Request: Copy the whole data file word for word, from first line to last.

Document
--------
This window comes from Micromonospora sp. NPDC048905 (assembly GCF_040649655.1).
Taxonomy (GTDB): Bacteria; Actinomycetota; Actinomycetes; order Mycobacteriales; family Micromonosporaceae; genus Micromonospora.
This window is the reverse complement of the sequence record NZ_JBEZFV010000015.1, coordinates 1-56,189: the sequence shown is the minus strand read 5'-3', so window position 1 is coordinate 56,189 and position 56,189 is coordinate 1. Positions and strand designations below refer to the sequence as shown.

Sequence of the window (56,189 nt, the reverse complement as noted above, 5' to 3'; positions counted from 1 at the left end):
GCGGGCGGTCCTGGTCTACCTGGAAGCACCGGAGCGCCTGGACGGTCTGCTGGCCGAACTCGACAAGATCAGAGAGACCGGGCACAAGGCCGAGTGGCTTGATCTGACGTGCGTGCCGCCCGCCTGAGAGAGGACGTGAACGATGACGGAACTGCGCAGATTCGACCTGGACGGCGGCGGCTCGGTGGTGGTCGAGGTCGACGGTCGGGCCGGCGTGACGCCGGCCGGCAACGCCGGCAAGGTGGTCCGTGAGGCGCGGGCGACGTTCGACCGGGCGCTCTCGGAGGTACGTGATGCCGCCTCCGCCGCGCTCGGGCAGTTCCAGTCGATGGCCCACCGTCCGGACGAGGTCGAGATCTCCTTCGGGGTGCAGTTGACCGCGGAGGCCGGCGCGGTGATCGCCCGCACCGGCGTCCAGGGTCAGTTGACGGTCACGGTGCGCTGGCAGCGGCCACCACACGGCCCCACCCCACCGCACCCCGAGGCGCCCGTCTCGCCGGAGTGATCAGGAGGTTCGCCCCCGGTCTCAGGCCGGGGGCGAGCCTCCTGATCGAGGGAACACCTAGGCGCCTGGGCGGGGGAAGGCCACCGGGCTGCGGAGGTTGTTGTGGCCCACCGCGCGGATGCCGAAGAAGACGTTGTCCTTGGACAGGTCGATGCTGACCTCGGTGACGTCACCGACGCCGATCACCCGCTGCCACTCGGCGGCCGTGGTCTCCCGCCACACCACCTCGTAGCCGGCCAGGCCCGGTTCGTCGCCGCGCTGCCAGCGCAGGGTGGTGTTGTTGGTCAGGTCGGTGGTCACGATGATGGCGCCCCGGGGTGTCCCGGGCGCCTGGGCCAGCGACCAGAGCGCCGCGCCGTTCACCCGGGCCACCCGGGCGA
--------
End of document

This window comes from Micromonospora sp. NPDC048905 (assembly GCF_040649655.1).
Taxonomy (GTDB): Bacteria; Actinomycetota; Actinomycetes; order Mycobacteriales; family Micromonosporaceae; genus Micromonospora.
This window is the reverse complement of the sequence record NZ_JBEZFV010000015.1, coordinates 1-56,189: the sequence shown is the minus strand read 5'-3', so window position 1 is coordinate 56,189 and position 56,189 is coordinate 1. Positions and strand designations below refer to the sequence as shown.

Sequence of the window (56,189 nt, the reverse complement as noted above, 5' to 3'; positions counted from 1 at the left end):
GCGGGCGGTCCTGGTCTACCTGGAAGCACCGGAGCGCCTGGACGGTCTGCTGGCCGAACTCGACAAGATCAGAGAGACCGGGCACAAGGCCGAGTGGCTTGATCTGACGTGCGTGCCGCCCGCCTGAGAGAGGACGTGAACGATGACGGAACTGCGCAGATTCGACCTGGACGGCGGCGGCTCGGTGGTGGTCGAGGTCGACGGTCGGGCCGGCGTGACGCCGGCCGGCAACGCCGGCAAGGTGGTCCGTGAGGCGCGGGCGACGTTCGACCGGGCGCTCTCGGAGGTACGTGATGCCGCCTCCGCCGCGCTCGGGCAGTTCCAGTCGATGGCCCACCGTCCGGACGAGGTCGAGATCTCCTTCGGGGTGCAGTTGACCGCGGAGGCCGGCGCGGTGATCGCCCGCACCGGCGTCCAGGGTCAGTTGACGGTCACGGTGCGCTGGCAGCGGCCACCACACGGCCCCACCCCACCGCACCCCGAGGCGCCCGTCTCGCCGGAGTGATCAGGAGGTTCGCCCCCGGTCTCAGGCCGGGGGCGAGCCTCCTGATCGAGGGAACACCTAGGCGCCTGGGCGGGGGAAGGCCACCGGGCTGCGGAGGTTGTTGTGGCCCACCGCGCGGATGCCGAAGAAGACGTTGTCCTTGGACAGGTCGATGCTGACCTCGGTGACGTCACCGACGCCGATCACCCGCTGCCACTCGGCGGCCGTGGTCTCCCGCCACACCACCTCGTAGCCGGCCAGGCCCGGTTCGTCGCCGCGCTGCCAGCGCAGGGTGGTGTTGTTGGTCAGGTCGGTGGTCACGATGATGGCGCCCCGGGGTGTCCCGGGCGCCTGGGCCAGCGACCAGAGCGCCGCGCCGTTCACCCGGGCCACCCGGGCGA